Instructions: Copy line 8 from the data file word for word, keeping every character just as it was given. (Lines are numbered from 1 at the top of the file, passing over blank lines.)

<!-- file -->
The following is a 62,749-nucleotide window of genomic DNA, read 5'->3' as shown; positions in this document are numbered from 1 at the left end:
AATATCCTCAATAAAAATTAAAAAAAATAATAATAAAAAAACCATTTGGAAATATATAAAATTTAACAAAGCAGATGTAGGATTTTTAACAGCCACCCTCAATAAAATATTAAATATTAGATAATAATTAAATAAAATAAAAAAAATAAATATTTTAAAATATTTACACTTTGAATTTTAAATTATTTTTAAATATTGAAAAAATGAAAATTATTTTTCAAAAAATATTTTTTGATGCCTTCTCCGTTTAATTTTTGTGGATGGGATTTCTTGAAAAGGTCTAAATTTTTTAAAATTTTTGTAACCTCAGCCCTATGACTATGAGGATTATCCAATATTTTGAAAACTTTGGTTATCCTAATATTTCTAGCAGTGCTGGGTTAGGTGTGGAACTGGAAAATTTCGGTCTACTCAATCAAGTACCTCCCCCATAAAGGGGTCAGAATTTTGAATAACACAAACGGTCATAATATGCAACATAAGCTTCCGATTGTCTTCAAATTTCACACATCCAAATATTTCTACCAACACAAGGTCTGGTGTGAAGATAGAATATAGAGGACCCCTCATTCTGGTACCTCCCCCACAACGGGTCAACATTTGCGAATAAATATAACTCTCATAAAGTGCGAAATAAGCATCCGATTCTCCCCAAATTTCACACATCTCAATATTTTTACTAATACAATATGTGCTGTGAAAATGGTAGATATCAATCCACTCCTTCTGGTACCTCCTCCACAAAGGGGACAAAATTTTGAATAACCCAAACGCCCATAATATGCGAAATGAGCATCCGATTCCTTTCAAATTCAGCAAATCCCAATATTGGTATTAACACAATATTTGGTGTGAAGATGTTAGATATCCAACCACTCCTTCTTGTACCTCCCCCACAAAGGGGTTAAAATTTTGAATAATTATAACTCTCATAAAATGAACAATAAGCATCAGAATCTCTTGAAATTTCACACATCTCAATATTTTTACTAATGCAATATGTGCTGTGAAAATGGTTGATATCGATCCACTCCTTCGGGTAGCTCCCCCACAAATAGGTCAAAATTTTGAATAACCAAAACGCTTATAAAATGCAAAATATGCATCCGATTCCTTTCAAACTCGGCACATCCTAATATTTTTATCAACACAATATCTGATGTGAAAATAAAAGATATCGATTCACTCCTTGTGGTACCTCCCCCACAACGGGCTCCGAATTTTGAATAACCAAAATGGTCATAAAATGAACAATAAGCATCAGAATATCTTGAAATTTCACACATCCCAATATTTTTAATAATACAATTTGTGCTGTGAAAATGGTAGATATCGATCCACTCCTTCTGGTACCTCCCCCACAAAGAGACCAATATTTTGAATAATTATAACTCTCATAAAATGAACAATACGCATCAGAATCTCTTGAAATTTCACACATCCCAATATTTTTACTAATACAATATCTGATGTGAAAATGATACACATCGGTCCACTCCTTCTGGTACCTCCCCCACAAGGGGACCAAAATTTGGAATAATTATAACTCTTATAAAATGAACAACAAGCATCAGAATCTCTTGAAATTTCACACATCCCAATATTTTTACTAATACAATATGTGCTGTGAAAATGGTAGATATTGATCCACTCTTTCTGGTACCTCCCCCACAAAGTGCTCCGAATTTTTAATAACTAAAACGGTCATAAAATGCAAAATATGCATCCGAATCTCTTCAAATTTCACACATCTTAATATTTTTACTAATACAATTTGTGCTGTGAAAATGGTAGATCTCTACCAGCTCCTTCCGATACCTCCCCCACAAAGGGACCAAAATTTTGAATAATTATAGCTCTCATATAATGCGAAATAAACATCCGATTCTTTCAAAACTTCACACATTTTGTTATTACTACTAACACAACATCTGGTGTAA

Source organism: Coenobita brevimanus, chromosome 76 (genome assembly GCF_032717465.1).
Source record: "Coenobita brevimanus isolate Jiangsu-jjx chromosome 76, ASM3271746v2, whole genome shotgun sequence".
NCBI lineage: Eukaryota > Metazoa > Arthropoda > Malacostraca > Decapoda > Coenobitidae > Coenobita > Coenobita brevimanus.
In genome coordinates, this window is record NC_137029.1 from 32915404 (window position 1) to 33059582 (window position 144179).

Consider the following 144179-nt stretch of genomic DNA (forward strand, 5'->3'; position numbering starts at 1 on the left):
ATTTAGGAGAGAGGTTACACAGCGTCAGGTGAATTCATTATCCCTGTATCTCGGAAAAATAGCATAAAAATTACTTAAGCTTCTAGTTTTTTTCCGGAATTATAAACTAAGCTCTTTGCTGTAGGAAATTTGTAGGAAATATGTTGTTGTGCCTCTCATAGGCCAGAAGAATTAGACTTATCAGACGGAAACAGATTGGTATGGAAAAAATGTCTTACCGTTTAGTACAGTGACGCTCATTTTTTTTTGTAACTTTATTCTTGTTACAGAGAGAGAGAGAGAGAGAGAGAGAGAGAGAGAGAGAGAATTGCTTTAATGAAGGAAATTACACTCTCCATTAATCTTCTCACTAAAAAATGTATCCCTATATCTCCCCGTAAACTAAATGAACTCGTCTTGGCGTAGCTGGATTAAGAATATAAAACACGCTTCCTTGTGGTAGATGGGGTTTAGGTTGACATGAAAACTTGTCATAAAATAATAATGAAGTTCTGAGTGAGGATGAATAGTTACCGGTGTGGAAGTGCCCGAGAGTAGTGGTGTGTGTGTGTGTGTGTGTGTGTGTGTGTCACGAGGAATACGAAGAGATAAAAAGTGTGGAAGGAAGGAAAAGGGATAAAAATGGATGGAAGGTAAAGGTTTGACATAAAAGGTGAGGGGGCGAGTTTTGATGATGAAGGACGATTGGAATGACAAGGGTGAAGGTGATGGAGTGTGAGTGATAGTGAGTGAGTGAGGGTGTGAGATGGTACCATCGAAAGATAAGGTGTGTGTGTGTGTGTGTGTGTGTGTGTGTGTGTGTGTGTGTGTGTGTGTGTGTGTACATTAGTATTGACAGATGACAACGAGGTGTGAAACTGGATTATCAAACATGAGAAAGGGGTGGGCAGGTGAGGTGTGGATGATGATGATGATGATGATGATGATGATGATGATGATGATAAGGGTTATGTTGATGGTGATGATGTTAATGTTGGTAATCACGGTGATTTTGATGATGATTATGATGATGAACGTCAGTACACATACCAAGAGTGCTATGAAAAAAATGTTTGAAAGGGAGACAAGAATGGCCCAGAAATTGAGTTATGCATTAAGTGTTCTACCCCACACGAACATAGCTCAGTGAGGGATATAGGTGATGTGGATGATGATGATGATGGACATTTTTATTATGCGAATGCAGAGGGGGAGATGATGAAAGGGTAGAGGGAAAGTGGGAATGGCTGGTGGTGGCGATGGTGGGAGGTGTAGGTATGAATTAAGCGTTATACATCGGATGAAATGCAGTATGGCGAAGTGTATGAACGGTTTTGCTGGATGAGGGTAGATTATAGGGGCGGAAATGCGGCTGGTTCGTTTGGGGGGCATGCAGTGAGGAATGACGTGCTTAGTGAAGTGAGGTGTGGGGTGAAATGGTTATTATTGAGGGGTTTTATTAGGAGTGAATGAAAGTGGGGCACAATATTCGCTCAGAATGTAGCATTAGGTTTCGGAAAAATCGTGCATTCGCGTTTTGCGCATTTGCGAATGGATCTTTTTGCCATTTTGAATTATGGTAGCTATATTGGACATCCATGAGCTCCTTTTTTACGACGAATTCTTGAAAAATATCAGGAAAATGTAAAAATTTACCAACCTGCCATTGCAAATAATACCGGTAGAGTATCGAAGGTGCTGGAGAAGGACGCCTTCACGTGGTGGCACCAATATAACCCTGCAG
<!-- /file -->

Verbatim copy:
ATTTAGGAGAGAGGTTACACAGCGTCAGGTGAATTCATTATCCCTGTATCTCGGAAAAATAGCATAAAAATTACTTAAGCTTCTAGTTTTTTTCCGGAATTATAAACTAAGCTCTTTGCTGTAGGAAATTTGTAGGAAATATGTTGTTGTGCCTCTCATAGGCCAGAAGAATTAGACTTATCAGACGGAAACAGATTGGTATGGAAAAAATGTCTTACCGTTTAGTACAGTGACGCTCATTTTTTTTTGTAACTTTATTCTTGTTACAGAGAGAGAGAGAGAGAGAGAGAGAGAGAGAGAGAGAGAATTGCTTTAATGAAGGAAATTACACTCTCCATTAATCTTCTCACTAAAAAATGTATCCCTATATCTCCCCGTAAACTAAATGAACTCGTCTTGGCGTAGCTGGATTAAGAATATAAAACACGCTTCCTTGTGGTAGATGGGGTTTAGGTTGACATGAAAACTTGTCATAAAATAATAATGAAGTTCTGAGTGAGGATGAATAGTTACCGGTGTGGAAGTGCCCGAGAGTAGTGGTGTGTGTGTGTGTGTGTGTGTGTGTGTGTCACGAGGAATACGAAGAGATAAAAAGTGTGGAAGGAAGGAAAAGGGATAAAAATGGATGGAAGGTAAAGGTTTGACATAAAAGGTGAGGGGGCGAGTTTTGATGATGAAGGACGATTGGAATGACAAGGGTGAAGGTGATGGAGTGTGAGTGATAGTGAGTGAGTGAGGGTGTGAGATGGTACCATCGAAAGATAAGGTGTGTGTGTGTGTGTGTGTGTGTGTGTGTGTGTGTGTGTGTGTGTGTGTGTGTGTACATTAGTATTGACAGATGACAACGAGGTGTGAAACTGGATTATCAAACATGAGAAAGGGGTGGGCAGGTGAGGTGTGGATGATGATGATGATGATGATGATGATGATGATGATGATGATAAGGGTTATGTTGATGGTGATGATGTTAATGTTGGTAATCACGGTGATTTTGATGATGATTATGATGATGAACGTCAGTACACATACCAAGAGTGCTATGAAAAAAATGTTTGAAAGGGAGACAAGAATGGCCCAGAAATTGAGTTATGCATTAAGTGTTCTACCCCACACGAACATAGCTCAGTGAGGGATATAGGTGATGTGGATGATGATGATGATGGACATTTTTATTATGCGAATGCAGAGGGGGAGATGATGAAAGGGTAGAGGGAAAGTGGGAATGGCTGGTGGTGGCGATGGTGGGAGGTGTAGGTATGAATTAAGCGTTATACATCGGATGAAATGCAGTATGGCGAAGTGTATGAACGGTTTTGCTGGATGAGGGTAGATTATAGGGGCGGAAATGCGGCTGGTTCGTTTGGGGGGCATGCAGTGAGGAATGACGTGCTTAGTGAAGTGAGGTGTGGGGTGAAATGGTTATTATTGAGGGGTTTTATTAGGAGTGAATGAAAGTGGGGCACAATATTCGCTCAGAATGTAGCATTAGGTTTCGGAAAAATCGTGCATTCGCGTTTTGCGCATTTGCGAATGGATCTTTTTGCCATTTTGAATTATGGTAGCTATATTGGACATCCATGAGCTCCTTTTTTACGACGAATTCTTGAAAAATATCAGGAAAATGTAAAAATTTACCAACCTGCCATTGCAAATAATACCGGTAGAGTATCGAAGGTGCTGGAGAAGGACGCCTTCACGTGGTGGCACCAATATAACCCTGCAG